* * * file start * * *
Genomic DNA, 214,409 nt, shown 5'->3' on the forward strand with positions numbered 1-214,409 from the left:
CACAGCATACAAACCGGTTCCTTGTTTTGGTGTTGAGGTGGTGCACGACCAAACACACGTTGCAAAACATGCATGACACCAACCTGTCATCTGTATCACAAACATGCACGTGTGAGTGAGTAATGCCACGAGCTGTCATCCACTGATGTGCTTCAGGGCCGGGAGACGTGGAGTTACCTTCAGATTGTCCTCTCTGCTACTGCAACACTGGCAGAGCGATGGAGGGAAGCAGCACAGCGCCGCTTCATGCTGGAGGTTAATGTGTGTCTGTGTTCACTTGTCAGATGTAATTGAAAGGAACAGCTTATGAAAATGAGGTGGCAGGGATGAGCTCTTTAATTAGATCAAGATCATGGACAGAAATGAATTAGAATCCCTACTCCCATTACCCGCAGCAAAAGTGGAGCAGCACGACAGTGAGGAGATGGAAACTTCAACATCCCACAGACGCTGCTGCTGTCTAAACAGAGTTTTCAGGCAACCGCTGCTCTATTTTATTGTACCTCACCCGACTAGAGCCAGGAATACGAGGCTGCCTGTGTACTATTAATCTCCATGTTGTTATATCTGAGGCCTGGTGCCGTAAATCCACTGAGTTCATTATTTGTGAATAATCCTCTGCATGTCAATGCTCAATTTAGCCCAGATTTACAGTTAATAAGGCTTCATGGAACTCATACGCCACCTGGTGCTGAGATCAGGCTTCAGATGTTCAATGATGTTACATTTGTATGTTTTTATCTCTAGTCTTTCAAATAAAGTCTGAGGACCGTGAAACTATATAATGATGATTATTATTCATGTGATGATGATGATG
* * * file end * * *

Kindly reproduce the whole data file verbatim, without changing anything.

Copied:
Genomic DNA, 214,409 nt, shown 5'->3' on the forward strand with positions numbered 1-214,409 from the left:
CACAGCATACAAACCGGTTCCTTGTTTTGGTGTTGAGGTGGTGCACGACCAAACACACGTTGCAAAACATGCATGACACCAACCTGTCATCTGTATCACAAACATGCACGTGTGAGTGAGTAATGCCACGAGCTGTCATCCACTGATGTGCTTCAGGGCCGGGAGACGTGGAGTTACCTTCAGATTGTCCTCTCTGCTACTGCAACACTGGCAGAGCGATGGAGGGAAGCAGCACAGCGCCGCTTCATGCTGGAGGTTAATGTGTGTCTGTGTTCACTTGTCAGATGTAATTGAAAGGAACAGCTTATGAAAATGAGGTGGCAGGGATGAGCTCTTTAATTAGATCAAGATCATGGACAGAAATGAATTAGAATCCCTACTCCCATTACCCGCAGCAAAAGTGGAGCAGCACGACAGTGAGGAGATGGAAACTTCAACATCCCACAGACGCTGCTGCTGTCTAAACAGAGTTTTCAGGCAACCGCTGCTCTATTTTATTGTACCTCACCCGACTAGAGCCAGGAATACGAGGCTGCCTGTGTACTATTAATCTCCATGTTGTTATATCTGAGGCCTGGTGCCGTAAATCCACTGAGTTCATTATTTGTGAATAATCCTCTGCATGTCAATGCTCAATTTAGCCCAGATTTACAGTTAATAAGGCTTCATGGAACTCATACGCCACCTGGTGCTGAGATCAGGCTTCAGATGTTCAATGATGTTACATTTGTATGTTTTTATCTCTAGTCTTTCAAATAAAGTCTGAGGACCGTGAAACTATATAATGATGATTATTATTCATGTGATGATGATGATG